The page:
The other week, I made it outside in my motorised wheelchair for the first time since returning from my parents’ house where I spent Christmas and New Year. It was a beautiful sunny day, though bitterly cold, and as I trundled round the block I passed three young boys, maybe eight or nine years old, playing in a front yard not far from my home.
Spying my wheelchair from afar as I rattled my way down the pot-holed street, the boys raced to the wall at the front of the property and leaned over to get a better view. As is common with boys their age, it wasn’t me they were staring at (not phased at all by the sight of someone with a disability) but rather my wheelchair, in the same way they might eagerly admire a Porsche or Ferrari if one pulled up outside of their house.
Although one lad cheekily pretended (from several meters away) that I’d run over his foot in a bid to get a laugh from his mates, they made no real attempt to engage with me, watching silently as I went past. As I approached the end of the street however, I heard bicycle wheels behind me, and one of the boys drew up alongside me on the road, matching my speed and course exactly.
I momentarily wondered whether I was going to have a problem with him; it wouldn’t be the first time someone’s taken issue with my wheelchair, though that’s unusual with children. I assumed he was just messing about but thought it best to avoid eye contact and act like nothing untoward was happening in the hope of discouraging any form of confrontation.
What I heard next, however, very swiftly assured me that I needn’t have worried.
“Vroom!” he murmured quietly.
“Vroom, vroom, vroom, vrooooooooom.”
With each successive ‘vroom’ his voice grew in confidence as he twisted his hand like a throttle on the handlebar, pretending to rev a motorbike’s engine. He glanced across with an anxious expression, no doubt trying to gauge my reaction. Seeing my ill-disguised smile at his antics, relief broke across his face and he gave me a beaming smile.
“Will you race me?” he demanded. “I bet I can beat you!”
“I bet you can too.” I told him, “This is almost as fast as my chair can go.”
“How come?” he asked.
“There’s a speed limit for electric wheelchairs that drive on a pavement,” I answered, “Like there is for cars on a road.”
“Why’s that then?” he queried.
“Because a big chair like this would really hurt someone if I bumped into them while they wer walking,” I explained to him, “especially if I were going fast when I hit them.”
“How fast does it go then?” he continued after a brief, thoughtful pause, so checking the street ahead was clear of pedestrians, I cranked the speed up to its (rather unimpressive) maximum speed of four miles-an-hour. Just as anticipated, it took a matter of seconds for him to sail right past me, deftly skidding to a halt a hundred meters ahead of me and turning back to wait for me to reach him.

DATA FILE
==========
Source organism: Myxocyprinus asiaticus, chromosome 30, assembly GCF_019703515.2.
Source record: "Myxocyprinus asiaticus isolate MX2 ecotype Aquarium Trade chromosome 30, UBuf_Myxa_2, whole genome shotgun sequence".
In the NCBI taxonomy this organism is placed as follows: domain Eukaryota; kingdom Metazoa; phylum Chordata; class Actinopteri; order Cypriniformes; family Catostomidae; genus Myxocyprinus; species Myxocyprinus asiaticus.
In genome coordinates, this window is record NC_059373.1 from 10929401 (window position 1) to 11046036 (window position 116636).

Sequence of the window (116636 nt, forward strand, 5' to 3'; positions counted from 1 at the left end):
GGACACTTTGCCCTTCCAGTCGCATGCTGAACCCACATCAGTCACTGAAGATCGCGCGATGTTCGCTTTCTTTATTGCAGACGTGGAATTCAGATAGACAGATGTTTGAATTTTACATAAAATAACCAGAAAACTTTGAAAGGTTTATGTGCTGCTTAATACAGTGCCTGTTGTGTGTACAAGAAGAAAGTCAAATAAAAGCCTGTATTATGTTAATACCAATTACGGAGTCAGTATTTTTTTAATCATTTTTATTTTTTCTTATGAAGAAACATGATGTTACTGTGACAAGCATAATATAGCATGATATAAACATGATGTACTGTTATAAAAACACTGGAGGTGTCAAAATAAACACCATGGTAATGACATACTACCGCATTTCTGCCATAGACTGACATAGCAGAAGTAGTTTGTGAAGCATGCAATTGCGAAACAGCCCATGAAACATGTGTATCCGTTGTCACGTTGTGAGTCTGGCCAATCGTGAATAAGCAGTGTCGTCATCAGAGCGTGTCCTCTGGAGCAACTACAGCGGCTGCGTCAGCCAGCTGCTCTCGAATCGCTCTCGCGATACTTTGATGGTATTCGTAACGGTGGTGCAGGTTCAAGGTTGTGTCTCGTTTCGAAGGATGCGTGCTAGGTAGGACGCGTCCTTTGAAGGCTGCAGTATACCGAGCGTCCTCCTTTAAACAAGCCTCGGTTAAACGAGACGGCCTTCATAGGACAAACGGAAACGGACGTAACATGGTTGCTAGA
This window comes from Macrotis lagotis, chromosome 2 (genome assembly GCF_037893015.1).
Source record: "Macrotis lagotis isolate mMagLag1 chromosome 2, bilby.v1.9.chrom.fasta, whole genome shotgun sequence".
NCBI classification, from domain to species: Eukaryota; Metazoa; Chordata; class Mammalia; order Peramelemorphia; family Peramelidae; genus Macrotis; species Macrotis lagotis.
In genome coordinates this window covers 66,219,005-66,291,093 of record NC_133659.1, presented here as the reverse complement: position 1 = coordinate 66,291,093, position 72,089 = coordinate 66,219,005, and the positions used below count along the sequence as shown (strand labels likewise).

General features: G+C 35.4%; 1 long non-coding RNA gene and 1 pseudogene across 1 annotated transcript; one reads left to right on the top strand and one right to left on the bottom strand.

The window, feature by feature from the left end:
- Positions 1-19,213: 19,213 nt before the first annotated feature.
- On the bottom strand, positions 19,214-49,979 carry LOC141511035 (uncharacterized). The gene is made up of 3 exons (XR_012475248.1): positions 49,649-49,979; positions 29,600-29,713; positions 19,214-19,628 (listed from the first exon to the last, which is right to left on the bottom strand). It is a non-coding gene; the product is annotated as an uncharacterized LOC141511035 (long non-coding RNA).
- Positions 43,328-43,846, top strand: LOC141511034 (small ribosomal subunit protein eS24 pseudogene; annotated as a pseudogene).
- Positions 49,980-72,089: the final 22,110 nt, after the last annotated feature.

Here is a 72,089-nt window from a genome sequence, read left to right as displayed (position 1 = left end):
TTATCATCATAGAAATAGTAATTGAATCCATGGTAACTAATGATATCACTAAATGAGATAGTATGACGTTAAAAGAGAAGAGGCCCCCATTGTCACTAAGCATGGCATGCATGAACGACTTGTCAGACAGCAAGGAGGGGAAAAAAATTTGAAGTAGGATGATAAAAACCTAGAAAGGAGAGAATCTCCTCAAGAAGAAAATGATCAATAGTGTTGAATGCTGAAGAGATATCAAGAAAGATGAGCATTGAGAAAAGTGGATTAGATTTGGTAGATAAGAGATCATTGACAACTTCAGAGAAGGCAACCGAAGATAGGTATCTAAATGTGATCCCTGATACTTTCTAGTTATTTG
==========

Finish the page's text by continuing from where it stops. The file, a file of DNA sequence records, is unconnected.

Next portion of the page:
By this time his friends had also caught up with us, and as they approached, the nearest boy gestured to my chair before addressing the boy on the bike.
“I want one of those. Will you buy one for my birthday?”
“I don’t know how what they cost,” came the reply, “but I bet they’re expensive.”
“About six grand,” I told him, “though you can get other kinds cheaper.”
“Six pounds?” he marvelled, “I’ve got more than that in my money box.”
“Six thousand.” I corrected, supressing another smile at his crestfallen expression.
“It looks fun,” the smallest boy blurted. “I bet it’s fun isn’t it?”
“It’s more fun than not being able to go anywhere,” I told him, “and it would be very fun to play in if I didn’t need to use it all the time, but being able to run or ride a bike is so much better.”
“Yes being able to run is definitely the most fun,” said a disembodied voice, emerging from a ginnel several moments ahead of an elderly lady who leaned heavily on a walking stick.
“Having young, strong legs to run with is much more fun than walking sticks or wheelchairs,” she informed the boys sagely and nodded amiably to me as she hobbled on her way.
As I crossed to the alleyway she’d vacated (which happened to be my quickest route home) the youngest boy said something that I didn’t quite catch prompting me to pause and ask him to repeat it.
‘I said,” he sighed, rolling his eyes in mock frustration, “I’m reeeeally good at running. Do you want to see?”
Before I could reply he was off like a shot, sprinting around my chair in several wide circles. Screeching to a triumphant halt, he clasped his hands above his head as though raising an invisible trophy, in case we in any doubt of his athletic magnificence.
Had an adult pulled the same stunt, I might well have been offended, but there was nothing remotely malicious about his display of youthful agility. It simply hadn’t occurred to a nine year old there might be anything tactless about running boastful circles around a lady in a wheelchair. I couldn’t help but laugh at his expectant expression as he eagerly awaited my approval.
“Very impressive!” I responded, and clapped enthusiastically.
“We can run too!” his friends chipped in, not wanting me to overlook their own sporting abilities.
“I’m sure you can,” I told them as I turned away smiling, “just be sure to make the most of it.”
And without a goodbye, three fast-receding figures proceeded to do just that.